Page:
This 320-foot-tall glass-and-steel pyramid was opened in 1991. It originally served as a sports arena, but the venue fell on hard times in the early 2000s and was briefly shut down.

Out of all possible uses for the unique building, it re-opened in 2015 as a Bass Pro Shops fishing equipment megastore. In addition to the retail space, the Pyramid houses a hotel, 600,000 gallons’ worth of water features, archery and shooting ranges, and other entertainment options.

On the top, you’ll find an observation deck from which you can gaze at the Mississippi and the surrounding city of Memphis, TN. The Memphis Pyramid is worth visiting just for the mind-boggling concept of a fishing store housed in a modern-day pyramid.

Southernmost Point of Louisiana

After riding down from the north, motor past New Orleans and continue south on SR 22. Once you reach the town of Venice, take Tide Water Rd and ride down to the southernmost point of Louisiana reachable by a motor vehicle.

To be frank with you, there’s not really much there. But this is the ultimate end point of the Great River Road—the final place you can reach along the Mississippi without getting on a boat.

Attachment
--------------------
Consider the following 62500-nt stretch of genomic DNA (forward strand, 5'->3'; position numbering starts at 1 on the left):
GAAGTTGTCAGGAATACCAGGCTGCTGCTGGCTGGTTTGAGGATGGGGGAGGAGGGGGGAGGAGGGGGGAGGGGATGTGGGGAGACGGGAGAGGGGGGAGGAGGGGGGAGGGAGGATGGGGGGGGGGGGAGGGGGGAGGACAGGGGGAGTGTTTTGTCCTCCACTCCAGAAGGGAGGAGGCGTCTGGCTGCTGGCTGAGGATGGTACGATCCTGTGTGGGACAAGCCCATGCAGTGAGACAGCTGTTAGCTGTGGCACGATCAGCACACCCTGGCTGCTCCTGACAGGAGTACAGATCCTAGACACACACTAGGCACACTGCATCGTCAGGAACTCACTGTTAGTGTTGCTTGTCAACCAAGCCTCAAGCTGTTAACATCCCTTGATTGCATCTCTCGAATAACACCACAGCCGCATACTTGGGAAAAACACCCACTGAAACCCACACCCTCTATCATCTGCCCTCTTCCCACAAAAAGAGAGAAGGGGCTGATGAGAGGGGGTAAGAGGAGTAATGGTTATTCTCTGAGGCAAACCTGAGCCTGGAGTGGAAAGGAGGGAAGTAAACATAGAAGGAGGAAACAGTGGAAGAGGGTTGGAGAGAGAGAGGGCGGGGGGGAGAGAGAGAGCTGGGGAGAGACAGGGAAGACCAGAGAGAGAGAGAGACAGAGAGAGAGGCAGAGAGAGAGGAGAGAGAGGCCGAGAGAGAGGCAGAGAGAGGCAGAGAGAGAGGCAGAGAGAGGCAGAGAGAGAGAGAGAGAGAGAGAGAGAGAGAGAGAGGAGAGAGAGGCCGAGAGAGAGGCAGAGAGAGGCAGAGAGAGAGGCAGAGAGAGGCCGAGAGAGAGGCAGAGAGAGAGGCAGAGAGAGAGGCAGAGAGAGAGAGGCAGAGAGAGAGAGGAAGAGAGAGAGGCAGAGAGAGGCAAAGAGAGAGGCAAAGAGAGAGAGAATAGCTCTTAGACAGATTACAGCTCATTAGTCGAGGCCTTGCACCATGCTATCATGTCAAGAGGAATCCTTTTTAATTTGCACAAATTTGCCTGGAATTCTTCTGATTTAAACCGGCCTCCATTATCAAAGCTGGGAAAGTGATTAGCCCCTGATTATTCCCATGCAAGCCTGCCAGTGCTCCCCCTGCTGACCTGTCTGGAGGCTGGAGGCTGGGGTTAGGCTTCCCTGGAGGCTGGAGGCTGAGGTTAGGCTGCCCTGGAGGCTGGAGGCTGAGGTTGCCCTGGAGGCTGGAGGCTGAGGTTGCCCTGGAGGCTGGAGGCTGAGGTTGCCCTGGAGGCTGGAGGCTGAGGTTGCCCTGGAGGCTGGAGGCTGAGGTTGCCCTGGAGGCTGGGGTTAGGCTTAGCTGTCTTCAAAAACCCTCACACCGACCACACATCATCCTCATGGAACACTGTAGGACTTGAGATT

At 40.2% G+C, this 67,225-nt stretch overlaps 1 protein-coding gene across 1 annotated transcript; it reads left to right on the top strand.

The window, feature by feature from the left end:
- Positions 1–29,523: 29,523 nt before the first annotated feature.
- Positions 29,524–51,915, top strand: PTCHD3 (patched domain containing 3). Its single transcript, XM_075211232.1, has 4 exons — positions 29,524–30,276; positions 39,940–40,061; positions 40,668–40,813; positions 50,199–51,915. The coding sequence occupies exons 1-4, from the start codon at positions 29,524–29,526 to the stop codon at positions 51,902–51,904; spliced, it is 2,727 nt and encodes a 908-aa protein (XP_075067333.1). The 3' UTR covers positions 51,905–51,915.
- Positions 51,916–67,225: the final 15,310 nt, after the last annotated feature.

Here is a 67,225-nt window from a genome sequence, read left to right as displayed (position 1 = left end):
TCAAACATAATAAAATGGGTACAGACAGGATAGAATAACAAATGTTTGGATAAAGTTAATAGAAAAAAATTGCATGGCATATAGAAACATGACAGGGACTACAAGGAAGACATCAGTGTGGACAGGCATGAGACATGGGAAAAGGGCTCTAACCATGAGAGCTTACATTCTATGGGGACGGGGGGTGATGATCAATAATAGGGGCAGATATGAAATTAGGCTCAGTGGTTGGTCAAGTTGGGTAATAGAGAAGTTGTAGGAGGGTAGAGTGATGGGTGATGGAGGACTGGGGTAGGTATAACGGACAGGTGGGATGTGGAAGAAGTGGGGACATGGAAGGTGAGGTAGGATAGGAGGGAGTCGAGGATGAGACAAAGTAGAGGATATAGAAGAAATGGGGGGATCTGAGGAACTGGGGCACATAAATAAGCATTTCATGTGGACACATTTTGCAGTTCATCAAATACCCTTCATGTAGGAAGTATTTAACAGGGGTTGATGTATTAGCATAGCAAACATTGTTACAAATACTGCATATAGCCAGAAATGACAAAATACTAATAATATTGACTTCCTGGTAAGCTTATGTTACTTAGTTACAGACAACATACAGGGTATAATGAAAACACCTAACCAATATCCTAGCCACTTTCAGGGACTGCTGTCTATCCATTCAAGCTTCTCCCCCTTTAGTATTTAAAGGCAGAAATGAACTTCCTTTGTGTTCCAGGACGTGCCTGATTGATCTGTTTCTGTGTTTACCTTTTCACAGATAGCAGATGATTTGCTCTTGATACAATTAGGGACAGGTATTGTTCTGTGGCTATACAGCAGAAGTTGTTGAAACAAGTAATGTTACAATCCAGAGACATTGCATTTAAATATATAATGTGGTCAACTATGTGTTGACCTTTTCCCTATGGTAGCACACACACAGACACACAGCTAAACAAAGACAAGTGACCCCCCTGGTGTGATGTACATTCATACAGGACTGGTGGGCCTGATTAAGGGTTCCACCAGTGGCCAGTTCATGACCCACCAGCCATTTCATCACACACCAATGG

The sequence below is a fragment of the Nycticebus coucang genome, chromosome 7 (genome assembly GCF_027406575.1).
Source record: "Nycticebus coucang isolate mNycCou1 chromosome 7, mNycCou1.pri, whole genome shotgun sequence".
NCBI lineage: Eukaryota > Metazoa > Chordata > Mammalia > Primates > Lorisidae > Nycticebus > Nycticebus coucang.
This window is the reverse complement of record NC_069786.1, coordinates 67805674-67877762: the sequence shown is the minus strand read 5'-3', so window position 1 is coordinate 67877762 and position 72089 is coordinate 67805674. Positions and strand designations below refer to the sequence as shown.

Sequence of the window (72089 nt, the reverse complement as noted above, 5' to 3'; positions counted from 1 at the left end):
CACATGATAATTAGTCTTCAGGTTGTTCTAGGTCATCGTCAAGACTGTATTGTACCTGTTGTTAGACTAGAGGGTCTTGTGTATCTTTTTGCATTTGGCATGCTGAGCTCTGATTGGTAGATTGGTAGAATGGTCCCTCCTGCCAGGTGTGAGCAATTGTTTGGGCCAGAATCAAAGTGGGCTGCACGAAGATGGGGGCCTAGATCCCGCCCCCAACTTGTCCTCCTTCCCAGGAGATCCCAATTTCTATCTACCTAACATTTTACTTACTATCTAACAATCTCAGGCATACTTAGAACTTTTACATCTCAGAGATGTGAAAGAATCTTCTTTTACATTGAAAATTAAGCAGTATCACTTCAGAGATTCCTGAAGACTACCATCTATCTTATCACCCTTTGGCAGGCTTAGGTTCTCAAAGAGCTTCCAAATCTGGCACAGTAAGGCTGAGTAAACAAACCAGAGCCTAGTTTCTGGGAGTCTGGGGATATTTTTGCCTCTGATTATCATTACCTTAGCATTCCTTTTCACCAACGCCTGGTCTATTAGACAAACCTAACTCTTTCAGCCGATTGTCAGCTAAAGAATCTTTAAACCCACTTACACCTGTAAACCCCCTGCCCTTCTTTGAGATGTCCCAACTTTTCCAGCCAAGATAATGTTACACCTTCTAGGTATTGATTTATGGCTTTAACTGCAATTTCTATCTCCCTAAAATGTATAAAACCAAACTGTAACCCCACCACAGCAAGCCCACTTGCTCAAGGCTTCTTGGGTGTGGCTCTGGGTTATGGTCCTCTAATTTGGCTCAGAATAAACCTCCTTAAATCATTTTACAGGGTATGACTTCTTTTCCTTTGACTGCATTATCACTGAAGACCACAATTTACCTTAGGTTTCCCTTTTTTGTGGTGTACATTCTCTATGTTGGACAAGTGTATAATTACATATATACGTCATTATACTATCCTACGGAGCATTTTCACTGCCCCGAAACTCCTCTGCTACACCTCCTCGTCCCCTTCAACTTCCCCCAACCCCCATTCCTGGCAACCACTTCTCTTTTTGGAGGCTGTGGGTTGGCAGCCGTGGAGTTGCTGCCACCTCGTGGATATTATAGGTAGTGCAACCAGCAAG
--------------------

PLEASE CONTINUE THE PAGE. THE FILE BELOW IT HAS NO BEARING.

It’s a good spot for stopping and reflecting on the journey you’ve just finished. Then, turn your bike around and ride the road back to the north!

Facts & Info

Due to the immense length of the Great River Road, I can’t obviously recommend one hotel that’ll serve you for the entire ride. That said, here are a couple of options for cozy lodging on your trip.

The Irish Cottage Inn & Suites in Galena, IL, is a modern hotel with a touch of the Emerald Isle. The hotel has plenty of parking near the entrances, and you can wash your gear at the on-site laundry facilities. If you’re exhausted from your ride, you won’t have to go far for food, thanks to the adjoining Frank O’Dowd’s Irish Pub and Grill.

If you’re a fan of classic rock ‘n’ roll, the Guest House at Graceland in Memphis, TN, is a must-stop. Located mere minutes from Elvis Presley’s Graceland mansion, you can turn your stay into a musical detour from the Great River Road. Even the biggest cruiser can maneuver easily in the huge parking lot, and the hotel boasts two on-site restaurants.

Best Time to Travel

Fall is generally the best time of the year to head on the Great River Road. The trees are changing colors, the weather is mild but still warm, and every September is also Drive the Great River Road Month, so you can meet other motorists on the road.

You can tackle the road virtually at any time of the year, though. Just keep in mind that due to its length, weather conditions and temperatures can vary wildly between different sections. The north gets cold in the winter, after all!